I want to start this review by saying that I was lucky enough to get a copy of this book for free. I got it really early but only just now finishing it. Through a combination of personal issues and wanting to savor Preston’s prose. This was my first foray into the work of Preston Fassel, and it will not be my last.
The tale he weaves of Andy Lew and journey through 1970s New York, specifically on the titular street. We learn that Andy is not a great guy, which is a bit of an understatement, and that’s one of the first things we learn about him. The other thing we learn quickly is that he’s a projectionist, the only projectionist for the Colossus theater. We quickly learn that Andy’s personality is abrasive, and we learn that he’s an addict. What all he’s addicted to is varied and surprising.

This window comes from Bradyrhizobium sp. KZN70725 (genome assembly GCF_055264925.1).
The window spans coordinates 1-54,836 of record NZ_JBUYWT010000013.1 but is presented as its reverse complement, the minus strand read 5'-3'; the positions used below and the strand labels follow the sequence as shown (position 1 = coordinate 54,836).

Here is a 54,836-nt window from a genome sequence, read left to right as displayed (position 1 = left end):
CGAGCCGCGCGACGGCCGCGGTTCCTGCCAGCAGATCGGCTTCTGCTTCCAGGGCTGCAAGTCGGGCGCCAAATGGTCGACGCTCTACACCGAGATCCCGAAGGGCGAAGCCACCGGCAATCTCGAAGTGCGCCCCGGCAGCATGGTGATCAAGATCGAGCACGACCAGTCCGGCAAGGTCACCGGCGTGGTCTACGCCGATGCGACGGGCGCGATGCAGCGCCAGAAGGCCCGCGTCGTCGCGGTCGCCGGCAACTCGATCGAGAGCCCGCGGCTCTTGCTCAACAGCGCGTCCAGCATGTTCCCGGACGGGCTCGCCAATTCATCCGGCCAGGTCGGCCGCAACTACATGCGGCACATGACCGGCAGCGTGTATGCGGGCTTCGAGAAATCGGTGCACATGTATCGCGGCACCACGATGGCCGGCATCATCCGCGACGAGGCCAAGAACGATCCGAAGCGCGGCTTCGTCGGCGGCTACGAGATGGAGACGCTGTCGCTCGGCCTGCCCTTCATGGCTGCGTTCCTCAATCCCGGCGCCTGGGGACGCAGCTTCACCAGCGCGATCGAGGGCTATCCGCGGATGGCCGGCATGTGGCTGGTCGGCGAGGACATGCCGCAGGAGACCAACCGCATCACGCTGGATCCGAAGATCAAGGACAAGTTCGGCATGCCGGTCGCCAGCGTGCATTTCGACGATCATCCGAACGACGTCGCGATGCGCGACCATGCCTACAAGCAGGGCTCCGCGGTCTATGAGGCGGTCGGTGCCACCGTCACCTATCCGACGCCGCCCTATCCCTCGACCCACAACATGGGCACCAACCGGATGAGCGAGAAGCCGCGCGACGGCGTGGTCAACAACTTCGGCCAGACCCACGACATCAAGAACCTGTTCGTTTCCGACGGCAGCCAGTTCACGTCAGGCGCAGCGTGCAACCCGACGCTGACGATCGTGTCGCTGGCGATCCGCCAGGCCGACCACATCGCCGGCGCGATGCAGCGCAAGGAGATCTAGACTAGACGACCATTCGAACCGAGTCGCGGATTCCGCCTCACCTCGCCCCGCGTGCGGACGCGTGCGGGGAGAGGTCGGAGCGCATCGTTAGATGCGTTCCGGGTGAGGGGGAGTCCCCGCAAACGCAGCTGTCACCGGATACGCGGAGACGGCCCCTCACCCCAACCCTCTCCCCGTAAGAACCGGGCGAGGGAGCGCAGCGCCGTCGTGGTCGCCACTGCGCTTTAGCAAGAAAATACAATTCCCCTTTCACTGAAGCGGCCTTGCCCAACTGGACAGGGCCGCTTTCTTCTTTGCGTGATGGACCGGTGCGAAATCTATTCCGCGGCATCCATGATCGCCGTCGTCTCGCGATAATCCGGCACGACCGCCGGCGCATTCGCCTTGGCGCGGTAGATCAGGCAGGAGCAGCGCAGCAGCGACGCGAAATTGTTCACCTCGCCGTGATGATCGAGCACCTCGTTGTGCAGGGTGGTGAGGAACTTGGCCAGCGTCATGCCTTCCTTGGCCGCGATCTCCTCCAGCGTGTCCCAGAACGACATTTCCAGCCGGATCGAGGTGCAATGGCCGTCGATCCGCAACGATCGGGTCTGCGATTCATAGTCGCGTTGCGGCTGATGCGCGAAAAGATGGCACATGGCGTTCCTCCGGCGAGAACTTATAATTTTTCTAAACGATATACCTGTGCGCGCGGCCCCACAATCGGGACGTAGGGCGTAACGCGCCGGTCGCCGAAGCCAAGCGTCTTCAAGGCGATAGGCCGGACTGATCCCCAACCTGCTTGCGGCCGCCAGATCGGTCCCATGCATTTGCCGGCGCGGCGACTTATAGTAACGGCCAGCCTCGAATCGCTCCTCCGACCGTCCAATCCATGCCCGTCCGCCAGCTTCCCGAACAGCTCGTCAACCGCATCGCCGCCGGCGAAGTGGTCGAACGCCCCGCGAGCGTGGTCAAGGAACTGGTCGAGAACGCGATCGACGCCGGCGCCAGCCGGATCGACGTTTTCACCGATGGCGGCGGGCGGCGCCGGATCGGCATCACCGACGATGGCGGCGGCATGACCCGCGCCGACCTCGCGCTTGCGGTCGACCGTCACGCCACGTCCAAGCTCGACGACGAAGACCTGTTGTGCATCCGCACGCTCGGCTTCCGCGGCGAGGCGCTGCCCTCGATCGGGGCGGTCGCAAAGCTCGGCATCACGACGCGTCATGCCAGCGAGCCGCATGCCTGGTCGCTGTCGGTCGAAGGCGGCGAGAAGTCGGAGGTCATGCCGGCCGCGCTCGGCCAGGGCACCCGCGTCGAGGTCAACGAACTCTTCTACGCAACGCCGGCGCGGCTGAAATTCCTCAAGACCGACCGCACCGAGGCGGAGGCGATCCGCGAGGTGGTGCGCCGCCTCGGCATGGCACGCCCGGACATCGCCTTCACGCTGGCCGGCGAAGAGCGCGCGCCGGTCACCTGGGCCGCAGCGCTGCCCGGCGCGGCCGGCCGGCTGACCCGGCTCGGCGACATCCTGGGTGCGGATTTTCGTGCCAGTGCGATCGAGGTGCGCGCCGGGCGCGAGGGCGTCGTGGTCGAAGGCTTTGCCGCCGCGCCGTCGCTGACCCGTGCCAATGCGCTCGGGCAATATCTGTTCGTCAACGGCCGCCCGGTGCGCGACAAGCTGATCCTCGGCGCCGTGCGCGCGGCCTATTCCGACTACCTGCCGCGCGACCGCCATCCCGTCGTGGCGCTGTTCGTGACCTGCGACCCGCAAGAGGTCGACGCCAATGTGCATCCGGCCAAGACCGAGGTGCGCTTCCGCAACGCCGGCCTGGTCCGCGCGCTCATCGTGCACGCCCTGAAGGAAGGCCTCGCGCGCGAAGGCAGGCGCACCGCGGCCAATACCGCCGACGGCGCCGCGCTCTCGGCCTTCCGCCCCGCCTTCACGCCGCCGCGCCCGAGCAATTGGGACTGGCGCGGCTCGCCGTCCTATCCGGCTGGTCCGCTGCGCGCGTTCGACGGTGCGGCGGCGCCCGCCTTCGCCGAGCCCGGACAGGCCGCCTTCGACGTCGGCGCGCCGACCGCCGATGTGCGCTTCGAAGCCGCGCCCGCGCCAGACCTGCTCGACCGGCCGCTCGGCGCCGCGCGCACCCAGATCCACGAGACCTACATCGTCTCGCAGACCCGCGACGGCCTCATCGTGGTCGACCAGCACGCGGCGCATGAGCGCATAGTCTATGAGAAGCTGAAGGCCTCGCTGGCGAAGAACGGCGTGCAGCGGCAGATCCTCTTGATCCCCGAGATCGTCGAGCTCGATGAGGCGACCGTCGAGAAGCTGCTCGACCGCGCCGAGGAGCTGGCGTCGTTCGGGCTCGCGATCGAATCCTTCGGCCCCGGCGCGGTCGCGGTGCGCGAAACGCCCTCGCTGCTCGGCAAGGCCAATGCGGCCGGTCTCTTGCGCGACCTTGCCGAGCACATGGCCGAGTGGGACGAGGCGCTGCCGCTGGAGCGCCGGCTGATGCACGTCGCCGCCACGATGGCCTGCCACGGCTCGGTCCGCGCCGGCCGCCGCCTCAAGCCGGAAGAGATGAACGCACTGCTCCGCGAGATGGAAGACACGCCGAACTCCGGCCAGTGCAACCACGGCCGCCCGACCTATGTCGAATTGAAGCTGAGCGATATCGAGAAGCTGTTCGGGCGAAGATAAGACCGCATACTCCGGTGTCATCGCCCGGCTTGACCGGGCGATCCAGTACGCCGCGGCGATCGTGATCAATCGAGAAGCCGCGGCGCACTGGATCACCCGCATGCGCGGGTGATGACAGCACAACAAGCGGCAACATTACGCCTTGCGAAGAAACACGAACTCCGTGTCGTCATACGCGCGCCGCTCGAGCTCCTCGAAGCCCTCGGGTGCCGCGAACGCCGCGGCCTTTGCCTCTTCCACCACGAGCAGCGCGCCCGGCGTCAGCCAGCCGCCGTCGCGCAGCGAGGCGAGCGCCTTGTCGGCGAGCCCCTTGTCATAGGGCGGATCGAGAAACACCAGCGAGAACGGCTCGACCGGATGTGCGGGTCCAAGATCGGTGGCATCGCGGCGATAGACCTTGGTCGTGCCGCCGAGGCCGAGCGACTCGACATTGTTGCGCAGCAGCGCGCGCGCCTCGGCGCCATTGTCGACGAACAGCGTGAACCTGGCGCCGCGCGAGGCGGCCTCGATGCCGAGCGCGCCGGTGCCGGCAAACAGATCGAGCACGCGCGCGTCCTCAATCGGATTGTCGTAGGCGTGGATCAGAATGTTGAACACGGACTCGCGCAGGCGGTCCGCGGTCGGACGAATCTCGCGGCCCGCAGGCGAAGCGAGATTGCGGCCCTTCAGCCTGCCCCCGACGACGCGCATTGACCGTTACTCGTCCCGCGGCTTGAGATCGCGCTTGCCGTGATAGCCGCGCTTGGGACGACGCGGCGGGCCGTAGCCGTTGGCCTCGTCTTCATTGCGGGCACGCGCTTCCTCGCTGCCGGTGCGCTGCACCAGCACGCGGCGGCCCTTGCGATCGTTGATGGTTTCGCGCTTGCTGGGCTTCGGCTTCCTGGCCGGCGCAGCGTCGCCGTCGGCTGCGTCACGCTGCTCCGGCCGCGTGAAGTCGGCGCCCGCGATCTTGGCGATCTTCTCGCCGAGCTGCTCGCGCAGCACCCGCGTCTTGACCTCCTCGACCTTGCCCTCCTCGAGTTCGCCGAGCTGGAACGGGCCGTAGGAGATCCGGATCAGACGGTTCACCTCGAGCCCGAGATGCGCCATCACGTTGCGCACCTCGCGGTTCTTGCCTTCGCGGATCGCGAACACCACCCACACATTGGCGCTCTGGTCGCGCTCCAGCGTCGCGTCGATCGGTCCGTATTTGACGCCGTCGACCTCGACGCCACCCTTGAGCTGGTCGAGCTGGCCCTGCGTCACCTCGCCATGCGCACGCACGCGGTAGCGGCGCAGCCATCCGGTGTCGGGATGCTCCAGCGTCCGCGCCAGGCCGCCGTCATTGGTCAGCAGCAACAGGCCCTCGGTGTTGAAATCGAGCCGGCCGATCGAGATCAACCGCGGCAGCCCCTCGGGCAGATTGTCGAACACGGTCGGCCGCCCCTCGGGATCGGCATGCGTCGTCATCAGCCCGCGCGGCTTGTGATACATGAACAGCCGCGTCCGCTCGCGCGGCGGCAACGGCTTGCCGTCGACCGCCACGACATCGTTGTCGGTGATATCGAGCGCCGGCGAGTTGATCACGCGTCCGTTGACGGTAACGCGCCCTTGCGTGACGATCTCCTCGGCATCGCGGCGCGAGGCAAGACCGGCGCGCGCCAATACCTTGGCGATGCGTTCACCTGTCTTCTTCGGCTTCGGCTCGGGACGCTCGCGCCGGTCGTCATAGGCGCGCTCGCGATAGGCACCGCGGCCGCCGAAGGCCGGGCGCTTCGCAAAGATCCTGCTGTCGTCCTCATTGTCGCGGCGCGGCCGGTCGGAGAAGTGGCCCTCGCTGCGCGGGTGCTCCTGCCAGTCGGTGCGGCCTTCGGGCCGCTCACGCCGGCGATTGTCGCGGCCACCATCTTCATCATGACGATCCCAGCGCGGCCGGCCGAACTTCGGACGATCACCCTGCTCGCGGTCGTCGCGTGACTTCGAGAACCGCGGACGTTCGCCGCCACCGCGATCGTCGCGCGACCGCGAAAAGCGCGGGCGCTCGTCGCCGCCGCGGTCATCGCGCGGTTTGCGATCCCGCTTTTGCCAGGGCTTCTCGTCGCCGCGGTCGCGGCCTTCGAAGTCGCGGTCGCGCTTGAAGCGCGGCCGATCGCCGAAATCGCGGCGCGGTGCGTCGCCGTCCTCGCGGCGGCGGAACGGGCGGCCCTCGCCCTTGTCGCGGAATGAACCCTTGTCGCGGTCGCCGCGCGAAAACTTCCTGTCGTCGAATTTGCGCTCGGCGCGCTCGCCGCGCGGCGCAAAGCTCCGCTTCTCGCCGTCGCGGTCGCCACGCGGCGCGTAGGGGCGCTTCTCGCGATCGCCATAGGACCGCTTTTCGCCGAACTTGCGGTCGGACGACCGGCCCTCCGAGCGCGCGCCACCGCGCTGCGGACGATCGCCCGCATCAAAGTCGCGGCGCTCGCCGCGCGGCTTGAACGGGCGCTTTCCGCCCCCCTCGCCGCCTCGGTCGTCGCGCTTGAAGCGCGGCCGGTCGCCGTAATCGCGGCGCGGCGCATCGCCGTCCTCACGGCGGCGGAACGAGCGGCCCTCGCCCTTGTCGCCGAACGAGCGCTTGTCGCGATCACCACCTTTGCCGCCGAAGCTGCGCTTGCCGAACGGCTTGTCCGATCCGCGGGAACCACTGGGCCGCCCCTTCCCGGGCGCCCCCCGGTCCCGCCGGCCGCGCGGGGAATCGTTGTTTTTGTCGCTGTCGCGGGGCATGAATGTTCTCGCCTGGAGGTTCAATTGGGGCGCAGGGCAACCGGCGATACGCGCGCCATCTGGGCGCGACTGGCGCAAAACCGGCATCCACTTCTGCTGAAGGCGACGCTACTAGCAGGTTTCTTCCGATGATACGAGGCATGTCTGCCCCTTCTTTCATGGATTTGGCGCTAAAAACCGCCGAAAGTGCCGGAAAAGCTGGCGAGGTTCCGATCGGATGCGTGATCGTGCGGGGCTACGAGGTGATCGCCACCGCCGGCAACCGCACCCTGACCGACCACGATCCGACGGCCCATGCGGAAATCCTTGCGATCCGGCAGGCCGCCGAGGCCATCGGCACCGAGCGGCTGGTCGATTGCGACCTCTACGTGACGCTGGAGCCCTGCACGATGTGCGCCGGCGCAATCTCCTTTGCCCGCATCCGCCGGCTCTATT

There are several scenes that have such a clear image, thanks to Preston’s prose. A personal favorite moment came early in the climax of the book. Without giving too much away, the inclusion of Led Zeppelin’s “Kashmir” made it materialize in my mind clearly. To continue to gush about the prose throughout Beast of 42nd Street you feel how grimy the setting is.
I know that this won’t be a book for everyone. Being surrounded by not only terrible people but also that amount of grime will not be something everyone will enjoy. Those that can will be in for an interesting journey through the world of 1970s 42nd street theaters. It’s coming out soon through Cemetery Dance Publishing. I give Beasts of 42nd Street 8 movie reels out of 10.